Your Philodendron Cuttings will begin to grow tiny roots in two or three weeks. Once the roots are grown and mature (up to two inches long), you should transplant them in a soil mix potting to continue their growth.
Rooting Philodendron Cuttings in a Soil Mix Potting
The easiest choice method for beginner propagators: rooting in a Potting medium is more straightforward and poses less risk to the tender young plants.
Before potting, ensure you’ve punched draining holes at the sides and bottom of the pot. Philodendrons can also be propagated in clay or Plastic pot; it’s all the same.
Next, pour in your growing medium, either a soil potting mix or a homemade lightweight potting mix. Maintaining good drainage and easy airflow in the Potting medium is crucial.
Once this is done, dip the rooted cuttings in a rooting hormone such as honey also, pour your Potting mix into the pot, and insert the growing cuttings into the soil surface with a maximum of one-inch depth.
Next, strengthen and straighten the cuttings in their new position by pouring more potting mix.
Place the set-up at the best angle to receive plenty of indirect sunlight, and water it thoroughly after a few hours.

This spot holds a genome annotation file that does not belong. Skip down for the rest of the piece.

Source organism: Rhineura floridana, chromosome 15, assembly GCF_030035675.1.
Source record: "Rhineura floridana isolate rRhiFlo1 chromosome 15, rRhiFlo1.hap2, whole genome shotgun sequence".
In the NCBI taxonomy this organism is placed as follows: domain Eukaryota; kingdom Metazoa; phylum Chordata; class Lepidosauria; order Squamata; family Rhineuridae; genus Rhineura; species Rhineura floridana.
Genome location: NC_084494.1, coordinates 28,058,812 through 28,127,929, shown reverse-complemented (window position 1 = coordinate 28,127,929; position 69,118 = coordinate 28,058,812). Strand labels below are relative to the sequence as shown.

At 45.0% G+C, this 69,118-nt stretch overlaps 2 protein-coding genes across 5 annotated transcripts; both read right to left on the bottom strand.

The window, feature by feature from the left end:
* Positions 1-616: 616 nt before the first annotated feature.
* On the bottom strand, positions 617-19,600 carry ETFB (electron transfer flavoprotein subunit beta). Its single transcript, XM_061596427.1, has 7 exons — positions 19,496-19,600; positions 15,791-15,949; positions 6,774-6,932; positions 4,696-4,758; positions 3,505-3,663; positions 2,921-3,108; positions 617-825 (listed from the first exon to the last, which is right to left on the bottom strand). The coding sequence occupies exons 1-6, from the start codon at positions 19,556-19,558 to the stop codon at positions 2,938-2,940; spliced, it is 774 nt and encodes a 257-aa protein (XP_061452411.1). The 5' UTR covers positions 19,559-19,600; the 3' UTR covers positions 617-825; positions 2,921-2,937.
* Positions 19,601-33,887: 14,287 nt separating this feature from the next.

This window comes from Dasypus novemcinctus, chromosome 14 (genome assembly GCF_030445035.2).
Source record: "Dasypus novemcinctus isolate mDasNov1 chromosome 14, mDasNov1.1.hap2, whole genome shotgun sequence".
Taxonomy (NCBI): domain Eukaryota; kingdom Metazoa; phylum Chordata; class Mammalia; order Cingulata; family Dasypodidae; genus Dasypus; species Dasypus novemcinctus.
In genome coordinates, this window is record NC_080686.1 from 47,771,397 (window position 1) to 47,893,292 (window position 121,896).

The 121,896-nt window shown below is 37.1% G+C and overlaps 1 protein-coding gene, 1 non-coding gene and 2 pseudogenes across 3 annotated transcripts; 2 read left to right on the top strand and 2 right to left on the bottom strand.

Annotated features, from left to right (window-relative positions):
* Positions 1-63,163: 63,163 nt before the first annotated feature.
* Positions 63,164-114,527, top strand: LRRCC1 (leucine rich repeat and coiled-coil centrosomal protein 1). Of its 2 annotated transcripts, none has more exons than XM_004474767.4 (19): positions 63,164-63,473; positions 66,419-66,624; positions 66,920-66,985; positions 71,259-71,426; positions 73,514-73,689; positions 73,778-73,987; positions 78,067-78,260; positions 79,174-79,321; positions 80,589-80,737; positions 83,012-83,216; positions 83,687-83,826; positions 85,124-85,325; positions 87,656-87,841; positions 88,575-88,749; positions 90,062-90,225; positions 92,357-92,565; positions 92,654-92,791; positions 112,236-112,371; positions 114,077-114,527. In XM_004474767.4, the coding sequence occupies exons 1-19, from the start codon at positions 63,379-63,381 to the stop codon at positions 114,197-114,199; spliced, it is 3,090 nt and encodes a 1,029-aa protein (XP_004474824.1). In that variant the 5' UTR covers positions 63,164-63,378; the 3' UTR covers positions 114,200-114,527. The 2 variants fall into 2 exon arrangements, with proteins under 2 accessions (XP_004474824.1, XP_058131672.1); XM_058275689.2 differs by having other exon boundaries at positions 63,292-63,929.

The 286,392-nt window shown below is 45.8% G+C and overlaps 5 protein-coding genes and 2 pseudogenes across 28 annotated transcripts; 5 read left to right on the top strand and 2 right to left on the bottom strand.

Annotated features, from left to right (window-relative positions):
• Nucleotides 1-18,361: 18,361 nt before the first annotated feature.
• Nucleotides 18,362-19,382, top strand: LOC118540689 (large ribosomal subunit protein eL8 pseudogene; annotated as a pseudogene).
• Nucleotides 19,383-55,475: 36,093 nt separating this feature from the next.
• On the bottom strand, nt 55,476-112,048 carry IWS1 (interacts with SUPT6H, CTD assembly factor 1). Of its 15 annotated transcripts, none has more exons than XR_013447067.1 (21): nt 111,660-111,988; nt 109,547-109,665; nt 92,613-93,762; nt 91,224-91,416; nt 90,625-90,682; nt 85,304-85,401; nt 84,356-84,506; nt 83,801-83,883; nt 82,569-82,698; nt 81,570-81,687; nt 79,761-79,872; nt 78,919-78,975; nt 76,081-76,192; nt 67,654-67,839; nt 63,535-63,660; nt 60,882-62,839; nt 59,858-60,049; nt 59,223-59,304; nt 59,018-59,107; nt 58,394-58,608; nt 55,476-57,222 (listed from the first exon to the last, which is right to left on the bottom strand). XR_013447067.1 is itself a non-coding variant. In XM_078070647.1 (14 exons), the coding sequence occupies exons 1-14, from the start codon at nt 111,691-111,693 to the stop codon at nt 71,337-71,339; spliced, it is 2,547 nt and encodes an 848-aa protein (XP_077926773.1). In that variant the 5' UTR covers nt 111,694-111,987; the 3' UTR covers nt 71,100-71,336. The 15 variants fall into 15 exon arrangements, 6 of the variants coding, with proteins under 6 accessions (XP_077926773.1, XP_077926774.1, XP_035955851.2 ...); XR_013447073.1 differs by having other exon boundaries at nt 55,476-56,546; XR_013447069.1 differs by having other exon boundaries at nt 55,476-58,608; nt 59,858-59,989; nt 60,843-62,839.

Rooting Philodendron Cuttings in Perlite
I experimented on a few cuttings, and the result was impressive. The process is similar to rooting them in a soil mix potting.
Assuming your Philodendron Cuttings are ready with the nodes and leaves in good condition, pluck off the extra leaves on the Cuttings and only leave behind two or three at the topmost edges.
Now dip the cut edges of your cuttings in a rooting hormone and place it gently in a pot filled with damp perlite.
Use a Plastic bag or polyethylene film to cover the pot and position it to receive adequate Indirect sunlight.
Keep monitoring the set-up until new leaves begin to develop. That’s when you know they’re ready to be transplanted.
Soil Requirement for Propagating Philodendron
Most Philodendrons enjoy a moist soil environment. The soil should be loose, grit, and well aerated to allow the free distribution of nutrients and oxygen.
I used to be perplexed about the right size for my philodendron potting, assuming that they’ll require a large clay pot for their propagation, but that was just not right.